Sister Cities of Ixtapa and Zihuatenejo Provide Top-Shelf Resort Golf off the Beaten Path

By Shane Sharp,
Contributing Writer

ZIHUATENEJO, MEXICO (July 29, 2002) -- One is traditional, primal, unpolished and exotically charming. The other is refined, fabricated and planned down to the last coconut palm and purple bougainvillea. As far as twin cities go, Ixtapa and Zihuatenejo are as fraternal as it gets - existing in eternal proximity, yet as different as night and day. Taken together, however, these two cities on Mexico's southwestern coast combine to form one of the country's most underrated and underutilized destinations.

Zihuatenejo, with the exception of a modern nuance here and there, remains much the same town it was fifty years ago. Low rise buildings and narrow streets carved through ancient hills form the town's bucolic fabric. The center of town is defiantly marked by an old basketball court. Time was, Zihuatenejo's 4000 or 5000 inhabitants were expatriate Americans. Some were artists and musicians, others were ex-cons and fugitives on the lam. All of them, including Tim Robbins' jail-sprung character in the Shawshank Redemption, found the isolated geography of the Palmar Bay to their liking.


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Ixtapa could not be more diametrically opposed to its rural sibling, but the juxtaposition of modern meets traditional makes this region unique among Mexico's powerful cadre of tropical excursions. In the early 1970s, the Mexican federal tourism agency FONATUR used a computer model to identify and plan for two new resort destinations. One evolved into the Caribbean jewel of Cancun, perhaps Mexico's most commercially identifiable destination. The other was a virgin stretch of Pacific coast where the Sierra Madre Mountains seemed to disappear into the sea.

Mexican tourism authorities went about the business of building a man-made resort destination from the ground up. A south-of-the-border Las Vegas, if you will, but with somewhat more egalitarian principles and a coastal setting that was to die for. A major road had been constructed from the nearby city of Acapulco, opening the floodgates on a public works project that would have made FDR green with envy.

Hotels were erected, wetlands drained, and roads constructed in this region known to locals as "Guerrero's Sun Triangle". Even golf course architect Robert Trent Jones Jr. got into the act in 1975 with Campo de Golf Palma Real, a trailblazing layout carved right out of the jungle and right into Mexican golfing lore.

"Build it and they will come" endeavors typically meet with two extreme results: success or failure. Ixtapa is unabashedly the former, as evidenced by its 60,000 some residents and the massive, modern edifices that we have all come to associate with economic success (chain hotels and restaurants). Yet, Ixtapa and Zihuatenejo are still something of an undiscovered commodity when it comes to both the native and gringo tourist. The twin cities roll out the red (and green fairway) carpet for just over 1 million visitors per year - only a fraction of the camera toting mob that haunts Los Cabos, Cancun, and Puerto Vallarta annually.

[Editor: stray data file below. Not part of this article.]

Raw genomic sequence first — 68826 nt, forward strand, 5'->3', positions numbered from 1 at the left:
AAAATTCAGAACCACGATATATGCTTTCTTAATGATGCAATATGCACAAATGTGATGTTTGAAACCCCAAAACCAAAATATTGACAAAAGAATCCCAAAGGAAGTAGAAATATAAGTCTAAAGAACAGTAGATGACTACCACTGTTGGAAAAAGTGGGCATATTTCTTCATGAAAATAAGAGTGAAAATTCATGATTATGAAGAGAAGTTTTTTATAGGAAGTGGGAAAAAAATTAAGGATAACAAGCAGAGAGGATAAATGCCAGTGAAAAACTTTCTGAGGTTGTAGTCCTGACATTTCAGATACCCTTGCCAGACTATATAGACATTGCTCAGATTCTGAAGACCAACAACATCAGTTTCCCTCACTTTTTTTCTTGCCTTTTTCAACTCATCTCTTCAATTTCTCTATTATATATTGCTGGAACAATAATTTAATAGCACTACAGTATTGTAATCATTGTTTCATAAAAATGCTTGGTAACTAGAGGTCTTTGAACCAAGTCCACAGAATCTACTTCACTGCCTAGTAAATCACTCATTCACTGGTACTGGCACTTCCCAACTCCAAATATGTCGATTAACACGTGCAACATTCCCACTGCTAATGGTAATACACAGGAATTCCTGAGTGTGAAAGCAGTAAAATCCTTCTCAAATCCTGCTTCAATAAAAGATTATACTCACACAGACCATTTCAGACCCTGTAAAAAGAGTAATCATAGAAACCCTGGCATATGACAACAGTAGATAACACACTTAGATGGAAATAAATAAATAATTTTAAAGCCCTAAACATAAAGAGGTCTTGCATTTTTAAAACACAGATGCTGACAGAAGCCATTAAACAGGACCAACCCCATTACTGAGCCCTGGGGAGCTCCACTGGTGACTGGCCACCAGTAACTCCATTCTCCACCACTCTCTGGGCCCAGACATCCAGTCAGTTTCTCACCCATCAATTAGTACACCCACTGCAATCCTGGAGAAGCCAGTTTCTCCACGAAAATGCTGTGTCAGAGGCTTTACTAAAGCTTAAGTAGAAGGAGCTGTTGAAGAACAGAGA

Where to Play

The Campo de Golf Palma Real (011-52-755-31062) is a venerable RTJ II designed track built in the early 1970's as part of the original Ixtapa development. The course is carved through the dense jungle palms (its namesake), and is as traditional a course as you'll find in the region. Behemoth fairways, closely cropped rough, and thick Bermuda grass greens all lend themselves to the proverbial "player friendly" moniker. That is, with the exception of the No. 1 handicap hole, the 585 par 5. A sign at the tee box reads "cuidado con los lagartos," or "watch out for alligators."

Club de Marina Ixtapa (011-52-755-31410) is Ixtapa-Zihuatanejo's modern, upscale golf offering, courtesy of prolific south-of-the border designer Robert von Hagge. Built on undulating terrain with salt water canals running through it, the course sports water on 14 of 18 holes. The first hole, a rather benign par 5, assures that most golfers begin the round in good spirits. Each succeeding hole systematically chips away at this positive mindset as Marina Ixtapa comes into its own on the back nine, culminating with the 609-yard par 18th.

In true von Hagge fashion, the fairways sport more moguls than a ski run and the greens are almost unequivocally of the severely undulating variety. At 6,781 yards, Marina Ixtapa is actually a bit shorter than its elder cousin. But anyone who has braved the ubiquitous gators and the omnipresent agua will tell you the course's gravely sand traps, mounded fairways and diabolical greens make Marina Ixtapa the more challenging layout.

Where to Stay

There are approximately 5000 rooms, suites, bungalows and villas (hotel type operations) in and around Ixtapa and Zihuatenejo. Many hotels and resorts are located on or above the beach, each offering a full set of amenities and services.

The lowest rates for accommodations are found in Zihuatenejo, most of them are small family owned and operated properties that closely resemble what Americans think of as bed and breakfasts. Ixtapa's offerings are primarily brand name high-rise hotels with ocean views and beach access. Most travelers will find that between the two cities, there are plenty of accommodations to meet any budget.

The Westin Brisas Resort Ithaca (800-937-8461) is popular with mainstream Gringo visitors, while the La Casa Que Canta (888-523-5050 or (011-52-755-46529) is one of the world's most overlooked "hideaway resorts". La Casa opened in 1992, and graced the covers of numerous national and international travel magazines with its pink adobe houses and thatched roofs. If the resort looks or sounds familiar, it is the hotel from the movie "When a Man Loves a Woman."


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